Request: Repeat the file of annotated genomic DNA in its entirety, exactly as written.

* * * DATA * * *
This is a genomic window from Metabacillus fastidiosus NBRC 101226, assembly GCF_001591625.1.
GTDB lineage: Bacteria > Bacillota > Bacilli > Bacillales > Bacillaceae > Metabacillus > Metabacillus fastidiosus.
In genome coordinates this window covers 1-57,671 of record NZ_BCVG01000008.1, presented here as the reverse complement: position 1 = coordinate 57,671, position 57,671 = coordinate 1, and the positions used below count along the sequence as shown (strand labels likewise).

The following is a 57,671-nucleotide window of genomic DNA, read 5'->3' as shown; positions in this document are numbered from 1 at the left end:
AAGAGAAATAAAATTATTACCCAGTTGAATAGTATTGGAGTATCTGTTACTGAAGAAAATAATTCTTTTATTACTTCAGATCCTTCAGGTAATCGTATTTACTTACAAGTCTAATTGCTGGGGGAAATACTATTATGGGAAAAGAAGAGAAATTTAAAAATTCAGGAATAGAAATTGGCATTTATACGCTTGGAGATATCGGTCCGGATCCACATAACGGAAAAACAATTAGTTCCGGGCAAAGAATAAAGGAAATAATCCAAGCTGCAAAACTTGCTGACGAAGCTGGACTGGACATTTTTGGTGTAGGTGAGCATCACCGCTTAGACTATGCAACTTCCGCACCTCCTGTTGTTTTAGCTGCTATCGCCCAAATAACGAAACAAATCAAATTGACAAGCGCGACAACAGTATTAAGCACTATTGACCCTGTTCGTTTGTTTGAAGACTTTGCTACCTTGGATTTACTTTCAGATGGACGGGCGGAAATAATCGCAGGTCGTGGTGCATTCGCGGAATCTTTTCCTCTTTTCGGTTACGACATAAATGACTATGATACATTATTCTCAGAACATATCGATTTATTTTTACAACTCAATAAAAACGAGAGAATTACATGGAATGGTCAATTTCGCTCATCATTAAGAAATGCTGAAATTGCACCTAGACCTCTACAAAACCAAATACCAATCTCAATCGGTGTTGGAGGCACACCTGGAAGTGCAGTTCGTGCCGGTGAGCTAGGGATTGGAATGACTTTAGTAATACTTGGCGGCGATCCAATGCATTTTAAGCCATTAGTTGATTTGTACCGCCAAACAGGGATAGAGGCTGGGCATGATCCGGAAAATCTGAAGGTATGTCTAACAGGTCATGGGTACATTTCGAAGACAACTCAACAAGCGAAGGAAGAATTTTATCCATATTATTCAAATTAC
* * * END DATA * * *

This is a genomic window from Metabacillus fastidiosus NBRC 101226, assembly GCF_001591625.1.
GTDB lineage: Bacteria > Bacillota > Bacilli > Bacillales > Bacillaceae > Metabacillus > Metabacillus fastidiosus.
In genome coordinates this window covers 1-57,671 of record NZ_BCVG01000008.1, presented here as the reverse complement: position 1 = coordinate 57,671, position 57,671 = coordinate 1, and the positions used below count along the sequence as shown (strand labels likewise).

The following is a 57,671-nucleotide window of genomic DNA, read 5'->3' as shown; positions in this document are numbered from 1 at the left end:
AAGAGAAATAAAATTATTACCCAGTTGAATAGTATTGGAGTATCTGTTACTGAAGAAAATAATTCTTTTATTACTTCAGATCCTTCAGGTAATCGTATTTACTTACAAGTCTAATTGCTGGGGGAAATACTATTATGGGAAAAGAAGAGAAATTTAAAAATTCAGGAATAGAAATTGGCATTTATACGCTTGGAGATATCGGTCCGGATCCACATAACGGAAAAACAATTAGTTCCGGGCAAAGAATAAAGGAAATAATCCAAGCTGCAAAACTTGCTGACGAAGCTGGACTGGACATTTTTGGTGTAGGTGAGCATCACCGCTTAGACTATGCAACTTCCGCACCTCCTGTTGTTTTAGCTGCTATCGCCCAAATAACGAAACAAATCAAATTGACAAGCGCGACAACAGTATTAAGCACTATTGACCCTGTTCGTTTGTTTGAAGACTTTGCTACCTTGGATTTACTTTCAGATGGACGGGCGGAAATAATCGCAGGTCGTGGTGCATTCGCGGAATCTTTTCCTCTTTTCGGTTACGACATAAATGACTATGATACATTATTCTCAGAACATATCGATTTATTTTTACAACTCAATAAAAACGAGAGAATTACATGGAATGGTCAATTTCGCTCATCATTAAGAAATGCTGAAATTGCACCTAGACCTCTACAAAACCAAATACCAATCTCAATCGGTGTTGGAGGCACACCTGGAAGTGCAGTTCGTGCCGGTGAGCTAGGGATTGGAATGACTTTAGTAATACTTGGCGGCGATCCAATGCATTTTAAGCCATTAGTTGATTTGTACCGCCAAACAGGGATAGAGGCTGGGCATGATCCGGAAAATCTGAAGGTATGTCTAACAGGTCATGGGTACATTTCGAAGACAACTCAACAAGCGAAGGAAGAATTTTATCCATATTATTCAAATTAC